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13 minutes lifespan


13 minutes lifespan

Tool Library

Belfast | Northern Ireland


The idea is simple: instead of buying a new tool every time you need to do some maintenance or repair something, and then keep it in your shed to collect dust, join a Tool Library, for example in Belfast, and choose among the hundreds of tools available there. At the Belfast Tool Library you pay a membership fee of 25 pounds per year and that allows you to borrow up to 6 tools every week. Soon, there will also be a workshop for members to access bigger machines on the spot. It's not only about borrowing, though. Neal Campbell started the Belfast Tool Library for several reasons. The first of them is to give people access to tools, so they can develop their DIY skills and passions and repair at least small items themselves, instead of paying somebody to do it or throwing them away for good. Although members of the Belfast Tool Library are supposed to have at least basic skills and they declare they know how to use a tool the moment they borrow it, Tool Library volunteers are always happy to share their know-how and explain things. And this is the second important point: creating the opportunity for learning and development. There are no stupid questions and all of them are approached with kindness. With kindness volunteers also take back damaged tools – they know it's part of the process and they are not worried if something gets broken on the way. The third point is environmental: it has been said the typical drill is used on average 13 minutes in its lifetime! Whether the number is correct or not, the point remains valid. Many of us own tools that lay unused in some closet waiting for that one time you will finally decide to fix that yielding shelf. Instead of manufacturing many quasi-useless drills, why not share a community drill, use it rather 13 weeks per year, and save the resources needed for producing unused tools? And the resources to buy them. Belfast Tool Library calculated that during the two years of operation their 315 members saved around 50.000 pounds by avoiding shopping for tools. And speaking about members – the last point is community. The Belfast Tool Library is not meant to be just a borrow point but rather a community center. In the near future they plan to open several workshops for members and non-members to learn basic DIY skills, they also build bonds with other community organizations, trying to support for example refugees or asylum seekers with free membership or local action groups with tools needed for a clean-up day or building a community garden.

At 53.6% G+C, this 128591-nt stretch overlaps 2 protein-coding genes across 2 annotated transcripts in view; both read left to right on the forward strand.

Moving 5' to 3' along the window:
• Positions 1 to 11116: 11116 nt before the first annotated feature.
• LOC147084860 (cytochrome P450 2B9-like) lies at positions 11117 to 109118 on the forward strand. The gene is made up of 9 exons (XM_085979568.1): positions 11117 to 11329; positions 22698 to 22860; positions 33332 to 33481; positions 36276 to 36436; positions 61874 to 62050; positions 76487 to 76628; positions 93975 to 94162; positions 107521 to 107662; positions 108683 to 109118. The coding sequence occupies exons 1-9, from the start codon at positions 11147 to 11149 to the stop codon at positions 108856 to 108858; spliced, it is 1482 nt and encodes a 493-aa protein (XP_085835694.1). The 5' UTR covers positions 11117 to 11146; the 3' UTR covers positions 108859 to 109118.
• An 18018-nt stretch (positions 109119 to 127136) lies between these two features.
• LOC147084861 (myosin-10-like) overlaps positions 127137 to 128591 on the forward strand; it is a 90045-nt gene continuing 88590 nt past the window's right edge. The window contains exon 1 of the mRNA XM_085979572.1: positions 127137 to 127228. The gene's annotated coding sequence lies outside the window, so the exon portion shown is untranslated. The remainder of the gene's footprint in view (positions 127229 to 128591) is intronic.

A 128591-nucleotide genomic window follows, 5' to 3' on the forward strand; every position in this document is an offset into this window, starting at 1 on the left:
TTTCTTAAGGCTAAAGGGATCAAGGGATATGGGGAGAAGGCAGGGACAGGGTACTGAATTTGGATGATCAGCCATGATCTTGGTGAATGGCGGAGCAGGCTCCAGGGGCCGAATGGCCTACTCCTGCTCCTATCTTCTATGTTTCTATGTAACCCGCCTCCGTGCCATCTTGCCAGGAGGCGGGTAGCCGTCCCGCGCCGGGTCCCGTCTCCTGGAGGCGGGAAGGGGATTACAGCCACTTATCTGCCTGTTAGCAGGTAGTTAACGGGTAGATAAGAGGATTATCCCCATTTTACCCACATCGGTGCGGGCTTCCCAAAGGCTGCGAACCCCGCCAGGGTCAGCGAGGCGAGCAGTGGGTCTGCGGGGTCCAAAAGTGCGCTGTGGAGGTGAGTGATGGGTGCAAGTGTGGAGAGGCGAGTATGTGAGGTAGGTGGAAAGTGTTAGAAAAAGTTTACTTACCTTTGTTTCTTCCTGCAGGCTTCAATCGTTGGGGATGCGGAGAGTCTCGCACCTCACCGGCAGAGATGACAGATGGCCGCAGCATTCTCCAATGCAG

The whole idea is a perfect example of a sharing economy. 95-97% of the tools in the library were donated by people who didn't need them anymore (that's where your sewing machine or other unused tools can find a better place to be!). Belfast Tool Library volunteers check them, repair if needed and place them on shelves making them available to all members. If there are tools which people don't usually borrow, like hammers, screwdrivers or saws, they are donated to theTools for Solidarity, an organization which sends tools to people in Tanzania or Malawi, where they are very needed. At the moment, all people involved in running the Belfast Tool Library are volunteers, although they hope in the future to hire part-time staff which will help with speeding up the scale-up process. With the 20 volunteers they have now they are able to open for members twice a week (Tuesdays from 6 to 8 pm and Saturdays from 10 am to 1 pm). Around half of the volunteers (as much as half of the members) are female, which helps to break the stereotype of tools being a male business. Some volunteers take care of repairs, others help with borrowing or promotion. They give their time and energy freely, believing in the idea and the values the Belfast Tool Library is based upon, as they were proposed by Neal Campbell, freelance photographer and artist, member of the Vault Artist Studios collective, in which premises the Belfast Tool Library operates today. DIY, community building and sharing are big passions for him and the other seven members of the board, who bring diverse skills to the project. And that's what is needed to change the world. As Neal said, when you want to start something, surround yourself with people with different skills, you don't need to work alone. And appreciate the power of volunteering. Yet, don't put too much pressure on yourself, as volunteering is a key factor, it also makes things go slow at times and that's ok. Don't be afraid, failure can be a very powerful motivator. If you have an idea to bring positive change to the world, just go for it!



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